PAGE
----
Counseling won't work if one person is sure they have been an absolute angel who never took a single misstep — there needs to be accountability on both sides. Sure, we're all tired and overwhelmed as parents, and we've all either snapped or ignored something. We're human, and parenting is tough. Still, says Kelly Case, founder of firstclassmarriage.com, "You have to be able to say, 'I'm sorry. Here's what I could have done differently in that situation.'"
Case herself got married and divorced before age 20, inspiring her to study counseling. Now she's happily married with three older kids. "Those who are unwilling to take a hard look at their words and actions and how they affect their spouse, and those who are unwilling to apologize when they are wrong, will cause frustration and resentment to build," she explains, continuing, "It's critical that both of you be willing to change, even if you think you've been the better partner. Counseling isn't about shaming one half of a couple; it's about making the two of you work as a functional and loving team again. If there is no accountability, and no recognition that everything you do affects the other, the emotional distance grows."
3. Lopsided Communication
Listen, I am super conflict-averse. If I am mad at someone, I find it infinitely easier to avoid them than to "have it out." I hate fights, and I hate big talks. And it took me a couple of decades of marriage to figure out that I can speak to my husband about scary things without it feeling like end times. Using a therapist definitely helped with this.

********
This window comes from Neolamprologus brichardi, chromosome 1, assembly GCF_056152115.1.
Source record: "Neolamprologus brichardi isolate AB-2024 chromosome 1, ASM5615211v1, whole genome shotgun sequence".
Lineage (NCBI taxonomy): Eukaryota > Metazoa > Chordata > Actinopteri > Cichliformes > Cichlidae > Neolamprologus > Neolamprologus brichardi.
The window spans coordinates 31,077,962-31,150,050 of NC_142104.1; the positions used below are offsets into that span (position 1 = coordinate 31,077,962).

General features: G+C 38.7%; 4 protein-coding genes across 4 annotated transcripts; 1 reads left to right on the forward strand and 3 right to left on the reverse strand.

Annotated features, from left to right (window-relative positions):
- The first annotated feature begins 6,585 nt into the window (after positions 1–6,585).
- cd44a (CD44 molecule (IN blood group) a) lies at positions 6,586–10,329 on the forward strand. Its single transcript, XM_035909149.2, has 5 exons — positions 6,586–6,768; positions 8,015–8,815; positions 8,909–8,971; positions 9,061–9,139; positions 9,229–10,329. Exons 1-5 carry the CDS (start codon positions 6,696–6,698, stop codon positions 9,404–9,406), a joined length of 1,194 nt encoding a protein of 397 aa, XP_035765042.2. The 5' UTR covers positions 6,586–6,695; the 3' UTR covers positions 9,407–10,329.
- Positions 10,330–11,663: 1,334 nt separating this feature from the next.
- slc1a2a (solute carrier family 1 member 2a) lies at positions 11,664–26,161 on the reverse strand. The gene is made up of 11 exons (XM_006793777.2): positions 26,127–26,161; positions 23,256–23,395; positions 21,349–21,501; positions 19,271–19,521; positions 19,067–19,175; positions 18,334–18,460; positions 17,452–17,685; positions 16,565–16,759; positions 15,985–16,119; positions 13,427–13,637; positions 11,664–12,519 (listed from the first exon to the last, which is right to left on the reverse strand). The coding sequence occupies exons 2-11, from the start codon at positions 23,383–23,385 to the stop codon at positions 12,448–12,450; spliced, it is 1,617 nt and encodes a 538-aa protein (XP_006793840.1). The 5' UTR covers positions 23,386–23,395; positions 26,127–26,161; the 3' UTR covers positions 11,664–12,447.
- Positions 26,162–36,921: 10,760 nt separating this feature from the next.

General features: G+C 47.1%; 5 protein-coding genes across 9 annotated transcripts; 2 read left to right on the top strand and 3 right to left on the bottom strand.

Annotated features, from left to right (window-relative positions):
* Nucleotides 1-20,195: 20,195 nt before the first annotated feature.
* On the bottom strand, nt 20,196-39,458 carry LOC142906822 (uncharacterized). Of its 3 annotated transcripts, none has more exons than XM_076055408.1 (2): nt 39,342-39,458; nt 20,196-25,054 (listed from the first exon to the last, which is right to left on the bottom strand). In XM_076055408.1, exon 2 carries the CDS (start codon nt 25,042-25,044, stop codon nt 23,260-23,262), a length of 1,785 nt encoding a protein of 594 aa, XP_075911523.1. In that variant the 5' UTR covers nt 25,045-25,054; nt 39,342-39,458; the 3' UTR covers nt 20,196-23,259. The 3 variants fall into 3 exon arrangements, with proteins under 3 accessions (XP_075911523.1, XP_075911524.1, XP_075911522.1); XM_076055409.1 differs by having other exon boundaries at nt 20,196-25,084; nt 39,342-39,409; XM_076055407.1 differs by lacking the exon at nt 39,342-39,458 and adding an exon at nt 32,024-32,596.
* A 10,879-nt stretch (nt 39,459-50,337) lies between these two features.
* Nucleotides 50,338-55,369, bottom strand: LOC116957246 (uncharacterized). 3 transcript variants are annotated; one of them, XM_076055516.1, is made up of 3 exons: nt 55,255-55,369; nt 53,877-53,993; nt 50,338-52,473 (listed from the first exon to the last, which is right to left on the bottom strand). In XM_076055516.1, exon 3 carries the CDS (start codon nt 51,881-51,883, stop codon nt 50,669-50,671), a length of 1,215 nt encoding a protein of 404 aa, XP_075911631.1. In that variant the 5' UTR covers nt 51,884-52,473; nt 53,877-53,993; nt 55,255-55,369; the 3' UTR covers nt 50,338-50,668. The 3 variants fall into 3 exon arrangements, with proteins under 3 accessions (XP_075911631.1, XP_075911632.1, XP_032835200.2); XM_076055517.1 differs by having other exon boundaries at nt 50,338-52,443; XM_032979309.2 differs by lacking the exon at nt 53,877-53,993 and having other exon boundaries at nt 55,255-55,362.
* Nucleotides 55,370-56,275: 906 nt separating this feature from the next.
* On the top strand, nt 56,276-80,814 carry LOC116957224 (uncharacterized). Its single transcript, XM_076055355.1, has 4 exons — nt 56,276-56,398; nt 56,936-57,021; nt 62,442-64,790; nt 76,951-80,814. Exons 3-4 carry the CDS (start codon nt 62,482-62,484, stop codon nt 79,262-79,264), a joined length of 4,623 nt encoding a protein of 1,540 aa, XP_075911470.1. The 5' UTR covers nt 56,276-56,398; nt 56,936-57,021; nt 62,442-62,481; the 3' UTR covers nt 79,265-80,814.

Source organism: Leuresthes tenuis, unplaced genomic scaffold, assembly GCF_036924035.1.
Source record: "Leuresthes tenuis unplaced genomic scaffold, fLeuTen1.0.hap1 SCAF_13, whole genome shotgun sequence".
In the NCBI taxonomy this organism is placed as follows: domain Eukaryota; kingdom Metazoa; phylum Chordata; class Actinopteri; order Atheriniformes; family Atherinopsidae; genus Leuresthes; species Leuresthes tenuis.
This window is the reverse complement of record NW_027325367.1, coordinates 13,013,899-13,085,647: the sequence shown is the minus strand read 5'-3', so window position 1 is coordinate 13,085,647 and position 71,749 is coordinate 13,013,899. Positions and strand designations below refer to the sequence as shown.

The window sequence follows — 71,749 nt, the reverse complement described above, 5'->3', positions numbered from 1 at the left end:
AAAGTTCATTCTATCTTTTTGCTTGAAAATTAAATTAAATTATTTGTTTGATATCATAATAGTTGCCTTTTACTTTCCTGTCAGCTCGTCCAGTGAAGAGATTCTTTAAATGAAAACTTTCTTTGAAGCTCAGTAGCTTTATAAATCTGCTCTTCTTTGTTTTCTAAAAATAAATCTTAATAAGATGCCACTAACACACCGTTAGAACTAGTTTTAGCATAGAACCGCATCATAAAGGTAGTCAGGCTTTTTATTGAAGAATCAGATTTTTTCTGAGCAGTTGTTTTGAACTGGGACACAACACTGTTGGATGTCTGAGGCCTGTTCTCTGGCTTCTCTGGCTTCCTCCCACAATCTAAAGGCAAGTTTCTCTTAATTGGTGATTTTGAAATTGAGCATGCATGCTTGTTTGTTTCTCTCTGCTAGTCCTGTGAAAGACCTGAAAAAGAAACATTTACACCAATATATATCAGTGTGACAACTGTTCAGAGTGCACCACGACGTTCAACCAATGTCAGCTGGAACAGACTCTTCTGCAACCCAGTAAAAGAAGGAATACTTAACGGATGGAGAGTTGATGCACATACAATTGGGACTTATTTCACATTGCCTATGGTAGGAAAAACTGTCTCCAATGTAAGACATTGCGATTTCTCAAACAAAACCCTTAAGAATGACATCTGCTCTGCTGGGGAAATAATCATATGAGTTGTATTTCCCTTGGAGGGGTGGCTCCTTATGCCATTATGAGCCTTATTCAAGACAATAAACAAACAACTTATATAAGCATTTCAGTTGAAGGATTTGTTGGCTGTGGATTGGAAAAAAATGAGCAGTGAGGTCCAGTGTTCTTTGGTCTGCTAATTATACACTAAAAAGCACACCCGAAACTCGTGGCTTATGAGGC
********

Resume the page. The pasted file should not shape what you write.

Counselors will give you time to find your voice. But if you refuse to even try? That's a big red flag. "If you don't learn to communicate, issues build until they often break the couple apart," notes Scott A. Fleming, a mental health counselor and certified pastoral counselor in Winter Garden, Florida.
You have to express feelings in a way your partner understands, so it's a two-step process: saying what you need to say, and making sure you are heard. One thing that worked for me was writing a note in my phone until I was sure I had it right, and then sending it to my husband. That way, I could say everything I wanted to without chickening out — and without him interrupting and knocking my observations off track. (He's not rude, but when a thought hits him, he says it. And unfortunately, when someone else starts talking, I tend to shut down.) Our therapist also recommended we each sign up for a second Gmail account and write to each other that way, if needed.